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Discussion Starter #1 (Edited)
My skiff driving history entails only the upper gulf coast, minimal tidal swings compared to the SC area...previously having a skiff that drafted say 2" less than another hull type could in theory keep me in/out of a spot 45 minutes longer on a slower rising/falling tide..but sacrificing a little better ride across the bay by not having a V.

Had a BT mosquito, sold it, moved west, and am now looking at being in Charleston by this fall.

With the large tidal swings (6ft+?) in that area...is it safe to assume on a rising/falling tide, that say 2" less draft may not be as much as a factor?

That point brought to my attention by a local SC Mav dealer. He recommend an HPX-V over the S for the better ride crossing the bay, as he claims the draft savings (at best 2") is negligible with the faster rising/falling tides in the are. Same could be said I guess for any flat bottom vs a V.....(not to start a brand debate, just hull type)

Does that theory hold water? How crucial is an extra inch or two of draft in those areas? I, well, my wife, would like the better ride of a V in chop, but I don't want to sacrifice the ability to fish shallow, as I'm most happy chasing tailing reds.

Any inputs on those tidal swings, is it as much of a factor as he says? Anyone with a v-hull ever feel limited in the creeks/grass flats?
 

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I will never buy another tunnel hull, the ride of a v hull is so much better. A friend of mine has owned Hell’s Bay, and several other brands and he just bought the HPX-v and said it is the best boat he has ever owned.
 

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I have an Xpress 185 Skiff (larger than most of your boats) but has a modified V all the way back. This thing handles rough water like a dream (for an aluminum boat) and can get skinny. I have a buddy who runs a 16' Sea Ark with a tunnel and I DREAM of running some areas he can... however, i can still get to most of the same areas, just much slower. But when it comes time to make a run in deeper water... mine all day.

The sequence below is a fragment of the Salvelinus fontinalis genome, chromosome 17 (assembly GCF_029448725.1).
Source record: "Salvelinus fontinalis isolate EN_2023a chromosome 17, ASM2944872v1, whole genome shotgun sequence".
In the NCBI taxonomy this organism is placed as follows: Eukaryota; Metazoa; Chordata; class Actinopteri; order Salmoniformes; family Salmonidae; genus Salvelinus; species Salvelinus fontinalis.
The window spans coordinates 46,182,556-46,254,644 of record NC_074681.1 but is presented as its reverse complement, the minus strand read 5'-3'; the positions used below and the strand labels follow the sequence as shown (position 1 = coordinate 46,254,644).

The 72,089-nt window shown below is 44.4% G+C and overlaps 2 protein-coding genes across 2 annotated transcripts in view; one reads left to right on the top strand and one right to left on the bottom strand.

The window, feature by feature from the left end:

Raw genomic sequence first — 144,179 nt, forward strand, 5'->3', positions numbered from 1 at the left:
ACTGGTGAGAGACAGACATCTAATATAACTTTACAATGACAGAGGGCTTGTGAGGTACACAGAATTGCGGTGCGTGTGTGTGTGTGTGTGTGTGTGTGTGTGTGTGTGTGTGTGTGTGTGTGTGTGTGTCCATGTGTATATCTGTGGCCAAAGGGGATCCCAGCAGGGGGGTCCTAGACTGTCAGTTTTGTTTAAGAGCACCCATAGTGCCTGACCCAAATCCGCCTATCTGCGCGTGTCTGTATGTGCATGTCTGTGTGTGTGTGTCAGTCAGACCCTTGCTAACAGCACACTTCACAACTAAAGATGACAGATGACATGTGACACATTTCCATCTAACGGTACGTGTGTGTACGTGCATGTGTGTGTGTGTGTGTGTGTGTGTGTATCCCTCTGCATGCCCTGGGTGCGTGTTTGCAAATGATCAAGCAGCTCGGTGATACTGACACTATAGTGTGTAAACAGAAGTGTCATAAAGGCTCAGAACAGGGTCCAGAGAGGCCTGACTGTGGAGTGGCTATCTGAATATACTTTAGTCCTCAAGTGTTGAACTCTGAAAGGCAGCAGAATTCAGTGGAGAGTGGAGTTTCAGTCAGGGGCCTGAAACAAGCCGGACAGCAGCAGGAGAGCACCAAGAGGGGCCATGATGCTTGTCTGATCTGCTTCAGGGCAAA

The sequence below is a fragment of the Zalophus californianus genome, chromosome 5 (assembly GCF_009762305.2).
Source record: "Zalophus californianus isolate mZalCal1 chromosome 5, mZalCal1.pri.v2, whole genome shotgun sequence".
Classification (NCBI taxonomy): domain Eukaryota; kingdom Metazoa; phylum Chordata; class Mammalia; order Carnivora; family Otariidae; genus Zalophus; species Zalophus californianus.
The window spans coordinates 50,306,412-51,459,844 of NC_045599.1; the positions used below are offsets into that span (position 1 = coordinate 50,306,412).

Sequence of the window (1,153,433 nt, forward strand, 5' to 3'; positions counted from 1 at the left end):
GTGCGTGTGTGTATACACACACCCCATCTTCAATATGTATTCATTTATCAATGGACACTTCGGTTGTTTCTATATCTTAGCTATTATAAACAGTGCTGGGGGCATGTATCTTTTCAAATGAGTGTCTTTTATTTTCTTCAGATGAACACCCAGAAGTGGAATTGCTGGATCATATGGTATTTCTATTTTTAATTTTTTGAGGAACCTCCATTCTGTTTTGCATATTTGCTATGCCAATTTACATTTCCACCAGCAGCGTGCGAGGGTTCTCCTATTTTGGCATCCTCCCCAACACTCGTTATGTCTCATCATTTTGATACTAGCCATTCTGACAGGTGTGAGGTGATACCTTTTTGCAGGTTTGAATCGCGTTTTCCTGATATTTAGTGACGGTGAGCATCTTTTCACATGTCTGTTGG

Here's my thing, know your coastline and know where you can get at certain tides. If you can't get to A, get over to B.
 

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I have a feeling your Maverick dealer is trying to sell you the more expensive boat...I'm assuming an hpx-v is more expensive than an hpx-s? Either will do perfectly fine here in Charleston and I know numerous people who run either. It just depends on where in the Charleston area you see yourself fishing the most and what kind of water you'll crossing.

Something else to consider is the tide comes in fast and goes out fast here so if you'll be fishing skinny creeks or a mud flat at low tide it'll be easier to slide an hpx-s over a sandbar or the mud if you happen to stay too long. If flood tides are your thing, a 2" difference in draft could get you on the flat 15-20 minutes faster....
 

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Discussion Starter #5 (Edited)
I would hope a dealer would give an honest rec, and not base it on price...but you bring up a good point.

Unsure of the fishing around there...but based on where we're looking at homes/schools (Mt P). I'd say the Wando river and its creeks would be the closest/most frequented area to fish...I do enjoy exploring though and am not against running a ways if it gets me away from the crowds.
 

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I have a feeling your Maverick dealer is trying to sell you the more expensive boat...I'm assuming an hpx-v is more expensive than an hpx-s? Either will do perfectly fine here in Charleston and I know numerous people who run either. It just depends on where in the Charleston area you see yourself fishing the most and what kind of water you'll crossing.
Price difference is the same between the HPX-S and the HPX-V.